Tuesday, December 5, 2017

Tuesday’s Briefing: Oakland Had 2nd Highest Home Price Jump in Nation; City Libraries, Rec Centers, and Head Start Programs Closed for Strike

Plus, two major fires cause tens of thousands to evacuate in Southern California.

By Robert Gammon
Tue, Dec 5, 2017 at 10:18 AM

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Stories you shouldn’t miss for Dec. 5, 2017:

1. Oakland experienced the second highest increase in home prices in the nation among major metro areas during the past five years, with the cost of housing soaring 86 percent, reports Marisa Kendall of the Bay Area News Group$, citing a new analysis by the Federal Housing Finance Agency. The city of Stockton had the biggest home price jump of 92 percent. But the median home price in Stockton — $260,000 — remains well below Oakland’s median of $697,000, according to Trulia.

2. Oakland public libraries, recreation and after-school centers, and Head Start programs will be closed indefinitely because of the strike that began today by city workers, the East Bay Times$ reports. Striking city employees rejected the latest offer of a 4 percent raise from Oakland officials and have sued the city contending that it is illegally relying on part-time workers in order to avoid paying health and retirement benefits.

3. Two fast-moving major wildfires, fueled by strong winds, have caused tens of thousands of people to evacuate in Southern California. The larger of the two blazes — the Thomas Fire — has already scorched 45,000 acres near Ventura and burned at least 150 structures, the LA Times$ reports. And the second wildfire — the Creek Fire — has prompted mass evacuations near Sylmar in Northern Los Angeles.

4. Scientists at Livermore Lab say that melting Arctic ice from climate change likely will cause more damaging droughts in California and 10 percent to 15 percent less rain overall for the state, reports Kurtis Alexander of the San Francisco Chronicle, citing a new study published in the journal Nature Communications.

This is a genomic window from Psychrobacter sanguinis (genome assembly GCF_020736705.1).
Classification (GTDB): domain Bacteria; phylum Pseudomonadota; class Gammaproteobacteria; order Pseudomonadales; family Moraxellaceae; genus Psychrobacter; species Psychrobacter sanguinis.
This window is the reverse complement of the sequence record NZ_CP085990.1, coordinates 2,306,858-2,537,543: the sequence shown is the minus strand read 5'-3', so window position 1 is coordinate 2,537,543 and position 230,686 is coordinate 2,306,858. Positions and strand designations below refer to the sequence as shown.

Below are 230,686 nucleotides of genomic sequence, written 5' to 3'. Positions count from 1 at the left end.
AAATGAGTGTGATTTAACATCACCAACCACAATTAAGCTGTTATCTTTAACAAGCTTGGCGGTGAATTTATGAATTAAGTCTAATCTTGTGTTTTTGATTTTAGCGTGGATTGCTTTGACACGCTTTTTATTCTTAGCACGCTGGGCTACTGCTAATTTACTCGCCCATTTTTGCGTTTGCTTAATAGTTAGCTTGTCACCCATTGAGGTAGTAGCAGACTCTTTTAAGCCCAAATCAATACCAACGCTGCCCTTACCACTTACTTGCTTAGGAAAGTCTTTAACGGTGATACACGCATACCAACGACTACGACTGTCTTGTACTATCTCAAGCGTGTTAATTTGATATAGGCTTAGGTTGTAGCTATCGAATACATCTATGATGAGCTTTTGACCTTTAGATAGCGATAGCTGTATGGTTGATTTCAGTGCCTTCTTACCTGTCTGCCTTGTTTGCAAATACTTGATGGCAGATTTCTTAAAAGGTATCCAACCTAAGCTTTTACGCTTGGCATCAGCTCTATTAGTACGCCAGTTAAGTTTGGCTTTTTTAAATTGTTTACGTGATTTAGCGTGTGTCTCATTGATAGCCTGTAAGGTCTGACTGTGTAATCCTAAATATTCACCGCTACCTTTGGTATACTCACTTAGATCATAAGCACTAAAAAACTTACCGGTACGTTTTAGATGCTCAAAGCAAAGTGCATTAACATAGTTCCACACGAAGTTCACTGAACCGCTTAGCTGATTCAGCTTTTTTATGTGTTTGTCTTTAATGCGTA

5. The city of Oakland opened its first “safe haven” encampment for homeless people, featuring 20 Tuff Sheds that can house 40 people at a time, reports Ali Tadayon of the East Bay Times$. The safe haven is designed to be a temporary living space for homeless people, and the first one is located between Sixth and Brush streets and Seventh and Castro streets on the edge of downtown.

6. State Attorney General Xavier Becerra has launched an investigation into allegations of abuse and substandard conditions at Richmond’s West County Jail, reports Kimberly Veklerov of the San Francisco Chronicle. Becerra plans to focus on allegations that immigrant women at the jail have been denied access to bathrooms and health care.

7. Legal experts say that the claim by Donald Trump’s attorney that the president can’t commit obstruction of justice is bogus, reports Bob Egelko of the San Francisco Chronicle$. Trump’s lawyer John Dowd argued that the president, as the nation’s chief law enforcement officer, can’t obstruct justice, but legal experts say that no one is above the law.

8. And longtime Congressmember John Conyers, D-Michigan, announced that he’s retiring following allegations of sexual harassment.

$ = news stories that may require payment to read.

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